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Each year at this time, many parents face a gut wrenching choice. Allow your son or daughter to pursue the college of their dreams, even if the acceptance came with a less-than-stellar financial aid offer, or persuade them to attend a financial “safety” school that carries less of the emotional attachment, but a much more affordable out-of-pocket cost.
To be sure, it would be foolhardy to suggest that such a life altering decision should be made with absolutely no emotion. After all, a higher education broadens horizons, opens up job opportunities, propels your child up the economic ladder, and may even establish a lifelong network of friends and career contacts. It can literally change the way they see – and interact with – the world around them. And college “fit” — academically, socially, environmentally, and emotionally — is critical to persistence, completion and gaining the full benefits of higher education.
But when emotion is the sole driving factor, with no attention paid to rationality, it can lead to poor consumer decision-making. The numbers for today’s college-goer are hard to discount. Higher education costs have outpaced inflation for decades; Americans collectively owe more than $1.2 trillion in federal student loans today; seven out of every 10 college graduates take on debt to finance their higher education; and perhaps most troubling of all, 43 percent of federal student loan borrowers are either behind or received permission to postpone payments due to economic hardship. There’s even evidence now that student loan struggles impede college grads’ ability to afford the traditional milestones of independence, such as buying a home and starting a family. In fact, American Student Assistance’s Life Delayed study found that 54% of student loan borrowers would have made different college choices if they could have a do-over.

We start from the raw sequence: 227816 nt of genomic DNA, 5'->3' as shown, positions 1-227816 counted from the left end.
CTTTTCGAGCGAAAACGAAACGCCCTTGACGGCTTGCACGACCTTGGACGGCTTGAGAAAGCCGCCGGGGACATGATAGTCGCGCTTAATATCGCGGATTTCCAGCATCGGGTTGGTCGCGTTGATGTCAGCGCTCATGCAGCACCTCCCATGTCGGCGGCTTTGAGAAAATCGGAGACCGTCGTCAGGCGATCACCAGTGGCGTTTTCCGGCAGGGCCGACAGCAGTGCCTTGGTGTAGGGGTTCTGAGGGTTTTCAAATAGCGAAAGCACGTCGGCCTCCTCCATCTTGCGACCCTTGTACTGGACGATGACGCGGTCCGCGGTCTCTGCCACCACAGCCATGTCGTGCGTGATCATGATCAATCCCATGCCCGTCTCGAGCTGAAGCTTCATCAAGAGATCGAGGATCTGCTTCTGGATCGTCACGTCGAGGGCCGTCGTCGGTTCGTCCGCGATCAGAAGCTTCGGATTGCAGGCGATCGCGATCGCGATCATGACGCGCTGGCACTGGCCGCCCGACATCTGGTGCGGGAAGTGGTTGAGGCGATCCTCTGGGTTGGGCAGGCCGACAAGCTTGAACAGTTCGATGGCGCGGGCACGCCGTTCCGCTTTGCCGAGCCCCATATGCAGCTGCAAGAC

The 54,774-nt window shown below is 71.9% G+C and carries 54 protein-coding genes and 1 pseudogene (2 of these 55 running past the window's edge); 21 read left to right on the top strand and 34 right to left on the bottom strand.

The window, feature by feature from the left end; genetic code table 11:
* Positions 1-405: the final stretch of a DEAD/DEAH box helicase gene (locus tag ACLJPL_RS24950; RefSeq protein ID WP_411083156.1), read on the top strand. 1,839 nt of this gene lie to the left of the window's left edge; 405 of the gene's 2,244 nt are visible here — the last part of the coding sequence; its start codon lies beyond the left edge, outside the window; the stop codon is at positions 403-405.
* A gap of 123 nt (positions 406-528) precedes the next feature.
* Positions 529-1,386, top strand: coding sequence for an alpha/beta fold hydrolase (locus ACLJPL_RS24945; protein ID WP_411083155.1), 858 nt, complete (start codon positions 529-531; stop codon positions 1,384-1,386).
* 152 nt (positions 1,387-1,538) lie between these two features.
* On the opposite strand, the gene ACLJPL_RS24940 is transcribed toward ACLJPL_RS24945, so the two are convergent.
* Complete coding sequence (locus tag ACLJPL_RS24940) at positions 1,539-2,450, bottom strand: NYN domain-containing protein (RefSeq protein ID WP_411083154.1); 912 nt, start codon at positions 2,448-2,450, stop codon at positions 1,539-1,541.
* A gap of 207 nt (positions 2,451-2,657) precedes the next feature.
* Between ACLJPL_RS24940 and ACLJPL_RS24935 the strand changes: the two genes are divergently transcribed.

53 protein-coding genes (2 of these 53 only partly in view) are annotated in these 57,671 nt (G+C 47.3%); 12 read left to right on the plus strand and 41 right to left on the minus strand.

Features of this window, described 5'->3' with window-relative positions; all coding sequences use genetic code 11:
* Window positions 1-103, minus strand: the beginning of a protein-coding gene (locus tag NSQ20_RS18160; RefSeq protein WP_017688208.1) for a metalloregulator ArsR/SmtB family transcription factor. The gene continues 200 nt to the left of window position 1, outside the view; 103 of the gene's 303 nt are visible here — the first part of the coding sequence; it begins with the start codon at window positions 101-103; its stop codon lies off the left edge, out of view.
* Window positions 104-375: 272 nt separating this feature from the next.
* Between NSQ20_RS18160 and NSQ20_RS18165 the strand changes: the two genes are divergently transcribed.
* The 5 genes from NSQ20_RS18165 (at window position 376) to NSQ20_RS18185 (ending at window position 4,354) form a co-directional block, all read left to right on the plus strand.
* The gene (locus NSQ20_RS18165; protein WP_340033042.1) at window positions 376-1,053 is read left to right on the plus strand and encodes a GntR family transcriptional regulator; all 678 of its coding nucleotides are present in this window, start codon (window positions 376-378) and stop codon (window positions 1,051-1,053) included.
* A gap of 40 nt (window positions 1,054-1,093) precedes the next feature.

This doesn’t mean college isn’t worth it; those with college degrees still make substantially more over their lifetimes, face far lower unemployment rates, and have generally shown to live healthier, more civically engaged lives. What it does mean, though, is that choosing a college based on only your heart or only your wallet can be a dangerous proposition either way. So for students and families grappling with the big decision before that May 1 deadline, here are some questions to consider:
What will be owed not just for this year, but after graduation?
Families often approach paying for college on a semester-by-semester basis, but that makes it difficult to assess the total amount that will be owed after four (or more) years. Map out how you (parents and student) will finance the entire education. Factor in not only the financial aid package but money from savings, current income, and monthly payment plans as well as loans. This will give you an estimate of what the education debt will be after graduation for both the parents and the student. Keep in mind that financial aid packages can change over the years and you will adjust your plan accordingly. As a consumer, the key is to know before you go.
Will my son or daughter be able to make the monthly student loan payment?